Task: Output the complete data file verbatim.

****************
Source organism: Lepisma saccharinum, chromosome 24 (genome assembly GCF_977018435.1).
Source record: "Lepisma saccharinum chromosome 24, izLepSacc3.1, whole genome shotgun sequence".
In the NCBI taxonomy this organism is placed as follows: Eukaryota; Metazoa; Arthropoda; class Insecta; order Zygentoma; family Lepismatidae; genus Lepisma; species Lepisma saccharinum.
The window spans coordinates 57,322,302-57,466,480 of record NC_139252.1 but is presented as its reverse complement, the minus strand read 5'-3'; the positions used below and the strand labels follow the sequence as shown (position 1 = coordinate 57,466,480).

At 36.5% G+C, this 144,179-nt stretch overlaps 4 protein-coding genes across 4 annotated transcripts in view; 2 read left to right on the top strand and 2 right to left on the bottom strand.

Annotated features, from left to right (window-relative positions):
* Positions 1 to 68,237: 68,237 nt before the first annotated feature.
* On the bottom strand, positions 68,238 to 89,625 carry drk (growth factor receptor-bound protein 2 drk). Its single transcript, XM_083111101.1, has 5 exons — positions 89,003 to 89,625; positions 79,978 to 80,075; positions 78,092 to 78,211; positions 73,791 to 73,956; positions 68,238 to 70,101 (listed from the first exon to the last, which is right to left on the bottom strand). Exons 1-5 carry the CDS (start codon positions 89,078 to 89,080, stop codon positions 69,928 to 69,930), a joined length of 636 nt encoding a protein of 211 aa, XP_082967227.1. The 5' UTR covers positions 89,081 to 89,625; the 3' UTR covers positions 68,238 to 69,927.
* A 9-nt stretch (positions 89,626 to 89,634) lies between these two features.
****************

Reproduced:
Source organism: Lepisma saccharinum, chromosome 24 (genome assembly GCF_977018435.1).
Source record: "Lepisma saccharinum chromosome 24, izLepSacc3.1, whole genome shotgun sequence".
In the NCBI taxonomy this organism is placed as follows: Eukaryota; Metazoa; Arthropoda; class Insecta; order Zygentoma; family Lepismatidae; genus Lepisma; species Lepisma saccharinum.
The window spans coordinates 57,322,302-57,466,480 of record NC_139252.1 but is presented as its reverse complement, the minus strand read 5'-3'; the positions used below and the strand labels follow the sequence as shown (position 1 = coordinate 57,466,480).

At 36.5% G+C, this 144,179-nt stretch overlaps 4 protein-coding genes across 4 annotated transcripts in view; 2 read left to right on the top strand and 2 right to left on the bottom strand.

Annotated features, from left to right (window-relative positions):
* Positions 1 to 68,237: 68,237 nt before the first annotated feature.
* On the bottom strand, positions 68,238 to 89,625 carry drk (growth factor receptor-bound protein 2 drk). Its single transcript, XM_083111101.1, has 5 exons — positions 89,003 to 89,625; positions 79,978 to 80,075; positions 78,092 to 78,211; positions 73,791 to 73,956; positions 68,238 to 70,101 (listed from the first exon to the last, which is right to left on the bottom strand). Exons 1-5 carry the CDS (start codon positions 89,078 to 89,080, stop codon positions 69,928 to 69,930), a joined length of 636 nt encoding a protein of 211 aa, XP_082967227.1. The 5' UTR covers positions 89,081 to 89,625; the 3' UTR covers positions 68,238 to 69,927.
* A 9-nt stretch (positions 89,626 to 89,634) lies between these two features.